What I remember most was how huge I thought the document was. There was a ton of information to absorb. We felt confused and overwhelmed about lots of things, including AT.
We knew that under the , our IEP team had to consider AT. But we weren’t exactly sure what that meant.
We were lucky to have an IEP case manager who understood the AT process. First she arranged for an evaluation of our son. An AT supervisor from the county district observed and interviewed him. Then a report was created with recommendations and AT options based on my son’s specific needs.
Once my son was approved for AT we had to learn a lot—and fast. Before this process started, I thought the term assistive technology meant computers, laptops, iPads and apps. I discovered, though, that there’s low-tech and high-tech AT. And the low-tech options can be just as important for your child’s success in the classroom.
For example, in elementary school our son used specific pencil grips and slant boards to help with his writing issues. He also used a heavy-duty rubber band around the legs of his chair to help with his attention issues. Even though all these items were low tech, they helped my son every day in school.
One thing I wasn’t prepared for was the pushback. If you’re going through the AT process, there may be members of the IEP team who really don’t understand how AT works. Some may even see AT as an unfair advantage.
That’s why it’s important to explain that AT is a necessity for your child. It helps kids work independently in the classroom, so they can complete their tasks.
I also learned about the importance of trial and error. It may take some time for your child to figure out what kind of AT works for him. So don’t stress out if certain options don’t work in the beginning.
I remember I was convinced my son would love a certain typing program. It ended up not being a good match for him. But it led us to dictation software, which really helps him.
And then there’s the school-issued laptop. It took several meetings to convince the IEP team that my son, now in high school, needed it. He got one. But then we learned his cell phone was an even better fit for him! The tools he discovered on his laptop are available on his phone, too. And the phone is much easier to carry around at school.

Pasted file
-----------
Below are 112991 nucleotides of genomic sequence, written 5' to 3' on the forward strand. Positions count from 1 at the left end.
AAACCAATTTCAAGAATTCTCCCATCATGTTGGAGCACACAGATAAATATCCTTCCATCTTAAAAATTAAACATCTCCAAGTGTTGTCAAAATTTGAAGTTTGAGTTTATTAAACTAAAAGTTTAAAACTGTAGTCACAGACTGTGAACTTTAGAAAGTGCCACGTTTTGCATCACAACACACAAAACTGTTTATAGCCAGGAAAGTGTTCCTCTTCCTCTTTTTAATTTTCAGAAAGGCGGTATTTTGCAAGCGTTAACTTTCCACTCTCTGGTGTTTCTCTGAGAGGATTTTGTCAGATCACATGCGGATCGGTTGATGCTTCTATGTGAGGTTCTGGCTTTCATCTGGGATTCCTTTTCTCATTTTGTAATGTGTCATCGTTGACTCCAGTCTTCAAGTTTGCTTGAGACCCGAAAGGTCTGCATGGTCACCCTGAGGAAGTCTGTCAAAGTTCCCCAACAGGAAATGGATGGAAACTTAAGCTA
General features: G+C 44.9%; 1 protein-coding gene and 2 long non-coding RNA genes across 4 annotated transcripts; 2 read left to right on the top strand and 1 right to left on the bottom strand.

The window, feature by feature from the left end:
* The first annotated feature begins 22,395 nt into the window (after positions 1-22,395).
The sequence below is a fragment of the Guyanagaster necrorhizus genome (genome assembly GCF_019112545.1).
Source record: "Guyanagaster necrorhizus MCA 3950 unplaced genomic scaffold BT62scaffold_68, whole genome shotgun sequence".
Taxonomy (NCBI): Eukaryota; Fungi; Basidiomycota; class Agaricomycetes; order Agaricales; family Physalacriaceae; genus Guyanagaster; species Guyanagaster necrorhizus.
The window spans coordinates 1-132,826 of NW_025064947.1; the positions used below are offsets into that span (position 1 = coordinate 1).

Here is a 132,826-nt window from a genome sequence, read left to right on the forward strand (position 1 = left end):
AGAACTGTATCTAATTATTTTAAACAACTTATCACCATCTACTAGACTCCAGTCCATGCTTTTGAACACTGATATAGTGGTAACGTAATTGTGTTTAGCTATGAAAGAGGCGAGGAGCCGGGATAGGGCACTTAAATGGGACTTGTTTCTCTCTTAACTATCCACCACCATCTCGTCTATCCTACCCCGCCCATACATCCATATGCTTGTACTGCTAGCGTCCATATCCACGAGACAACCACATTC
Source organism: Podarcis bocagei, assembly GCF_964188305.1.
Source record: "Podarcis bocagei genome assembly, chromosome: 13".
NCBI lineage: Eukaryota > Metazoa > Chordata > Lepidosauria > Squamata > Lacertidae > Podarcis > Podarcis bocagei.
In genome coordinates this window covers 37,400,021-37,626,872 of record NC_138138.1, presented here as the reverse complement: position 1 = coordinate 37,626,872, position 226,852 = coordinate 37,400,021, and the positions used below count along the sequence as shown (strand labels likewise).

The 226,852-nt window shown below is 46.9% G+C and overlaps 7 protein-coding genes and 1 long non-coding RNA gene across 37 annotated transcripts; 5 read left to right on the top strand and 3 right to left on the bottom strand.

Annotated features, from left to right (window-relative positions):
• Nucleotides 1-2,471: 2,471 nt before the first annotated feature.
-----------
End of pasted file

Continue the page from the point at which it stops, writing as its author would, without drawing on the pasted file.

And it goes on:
The most important thing I learned through the AT process is to keep an open mind. It’s key to finding out what kind of AT works for your child.
Here are some other things to keep in mind during the AT process:
- Learn as much as your brain can retain about the different AT options. Depending on your child’s challenges, learn about AT for reading, writing and math.
- Seek out expert advice on AT. Your state’s department of education and your local school district will have AT resources. There are also professionals in the AT field.
- Try to think through your child’s eyes, ears and brain. That perspective will help in finding a good AT match for him.
- Imagine your child’s academic setting and the tasks that are expected of him. Think about the tools that will give him the independence he needs to complete his work.
- Introduce your child to a variety of AT options early. Let him practice with it and listen to his feedback.
- Be prepared for that highly recommended “perfect” program, app or device to be a total bust.
- When your child gets older, let him help guide the process more. As a parent you can facilitate, but your child will know what works best as he matures.
- And finally, don’t give up!
AT is an ongoing discussion with our son and his team. We continue to learn and make adjustments year after year and from class to class.
We’ve learned as a family to be flexible about this process. As parents we try our best to advocate for our child. And we continue to work with the IEP team to find the right tools that perform in the right way to help our son be successful in school.
About the author
About the author
Kristin Kane is a family resource coordinator for the Virginia Parent Educational Advocacy Training Center.